3. Distractions. Confession time, when I went through a bit of a big change last year, I had really bad anxiety and as such really bad insomnia. Since I knew I wouldn’t be falling asleep anytime soon I decided to put on something to watch and picked Friends just because it was something I knew well and something I knew was on Netflix. Fast forward 9 months, I have listened to Friends every single night since (except when I went camping one weekend and didn’t have service). It has now become an essential part of my bedtime routine and a bit of a clutch to be honest. Even the last time I was having panic attacks I was sitting on the bathroom floor listening to Friends- it’s just a really easy way to distract me and because I’ve already seen everything it’s not too distracting. The biggest drawback is that it’s a clutch, and if I don’t have service I’m shit out of luck (though I’m pretty good as long as I have music).

Another one of my friends does something similar and listens to podcasts when she has anxiety or insomnia. This is a better clutch I think because you can download them and listen to them when you don’t have service. This is what I did when I had to get on a plane (last time I was having panic attacks was before a flight- that was an airport bathroom I was listening to Friends on). It was still pretty good at distracting me, and I was so tired that once I was relatively calm I would pass out until the next panic attack hit. So I think it would be alright just for trying to sleep, but I think I might get too interested in what they’re talking about and not be able to fall asleep before it finished which is my goal… Not too sure, but again, if you try it, let me know!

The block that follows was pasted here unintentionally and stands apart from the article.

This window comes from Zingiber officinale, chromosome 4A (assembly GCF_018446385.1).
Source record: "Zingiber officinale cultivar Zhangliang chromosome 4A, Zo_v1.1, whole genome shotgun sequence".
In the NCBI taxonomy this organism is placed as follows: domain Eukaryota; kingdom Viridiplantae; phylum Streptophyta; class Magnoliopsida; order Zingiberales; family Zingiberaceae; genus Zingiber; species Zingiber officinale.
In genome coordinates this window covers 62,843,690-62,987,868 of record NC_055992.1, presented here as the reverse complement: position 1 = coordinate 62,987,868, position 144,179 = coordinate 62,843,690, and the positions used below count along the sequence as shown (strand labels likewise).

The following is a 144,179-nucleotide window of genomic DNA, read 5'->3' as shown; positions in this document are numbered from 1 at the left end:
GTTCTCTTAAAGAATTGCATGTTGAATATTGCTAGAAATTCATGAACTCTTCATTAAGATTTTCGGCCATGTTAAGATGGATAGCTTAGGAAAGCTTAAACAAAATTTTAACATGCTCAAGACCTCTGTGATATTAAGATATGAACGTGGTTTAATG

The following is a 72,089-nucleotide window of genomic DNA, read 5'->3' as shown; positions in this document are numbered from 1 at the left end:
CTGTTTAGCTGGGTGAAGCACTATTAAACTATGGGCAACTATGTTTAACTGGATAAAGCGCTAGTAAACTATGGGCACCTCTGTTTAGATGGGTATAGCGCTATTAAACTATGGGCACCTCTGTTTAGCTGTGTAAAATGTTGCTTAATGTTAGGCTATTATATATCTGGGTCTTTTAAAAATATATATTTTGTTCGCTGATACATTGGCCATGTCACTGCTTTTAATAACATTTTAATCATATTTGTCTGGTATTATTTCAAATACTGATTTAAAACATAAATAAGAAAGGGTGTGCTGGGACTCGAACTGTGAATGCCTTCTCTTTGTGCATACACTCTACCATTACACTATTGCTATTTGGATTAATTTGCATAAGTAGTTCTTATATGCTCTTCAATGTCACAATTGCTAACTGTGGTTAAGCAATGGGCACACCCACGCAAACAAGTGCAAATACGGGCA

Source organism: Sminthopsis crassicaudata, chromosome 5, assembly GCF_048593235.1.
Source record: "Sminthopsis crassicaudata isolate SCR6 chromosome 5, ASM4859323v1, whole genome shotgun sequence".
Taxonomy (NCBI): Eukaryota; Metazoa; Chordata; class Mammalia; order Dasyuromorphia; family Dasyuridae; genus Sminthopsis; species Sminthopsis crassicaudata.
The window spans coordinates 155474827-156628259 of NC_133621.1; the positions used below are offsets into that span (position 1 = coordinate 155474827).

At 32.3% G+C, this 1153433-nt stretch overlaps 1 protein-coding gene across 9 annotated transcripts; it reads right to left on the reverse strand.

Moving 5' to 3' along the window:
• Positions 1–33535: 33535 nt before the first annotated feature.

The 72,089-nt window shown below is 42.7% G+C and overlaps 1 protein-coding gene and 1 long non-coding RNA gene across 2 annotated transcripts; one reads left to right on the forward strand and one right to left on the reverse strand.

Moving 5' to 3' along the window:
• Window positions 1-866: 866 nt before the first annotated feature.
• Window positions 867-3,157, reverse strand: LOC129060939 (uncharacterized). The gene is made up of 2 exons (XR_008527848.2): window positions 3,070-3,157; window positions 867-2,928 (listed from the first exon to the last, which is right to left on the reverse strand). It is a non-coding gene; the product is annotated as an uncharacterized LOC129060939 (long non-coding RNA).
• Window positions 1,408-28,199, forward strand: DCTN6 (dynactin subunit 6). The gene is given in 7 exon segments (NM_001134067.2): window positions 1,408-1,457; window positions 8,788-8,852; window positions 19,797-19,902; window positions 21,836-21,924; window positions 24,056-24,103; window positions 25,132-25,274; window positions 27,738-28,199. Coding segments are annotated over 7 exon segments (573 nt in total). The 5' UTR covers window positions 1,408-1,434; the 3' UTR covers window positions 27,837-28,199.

4. Do a body relaxation exercise. If you’re having trouble settling down, and that’s what’s causing your insomnia this could really help! I’m sure you could find some videos on YouTube for this- the yoga term is Shavasana. I know a lot of people in yoga classes fall asleep in this part of the class, and it’s something I do when I’m trying to get my body to relax.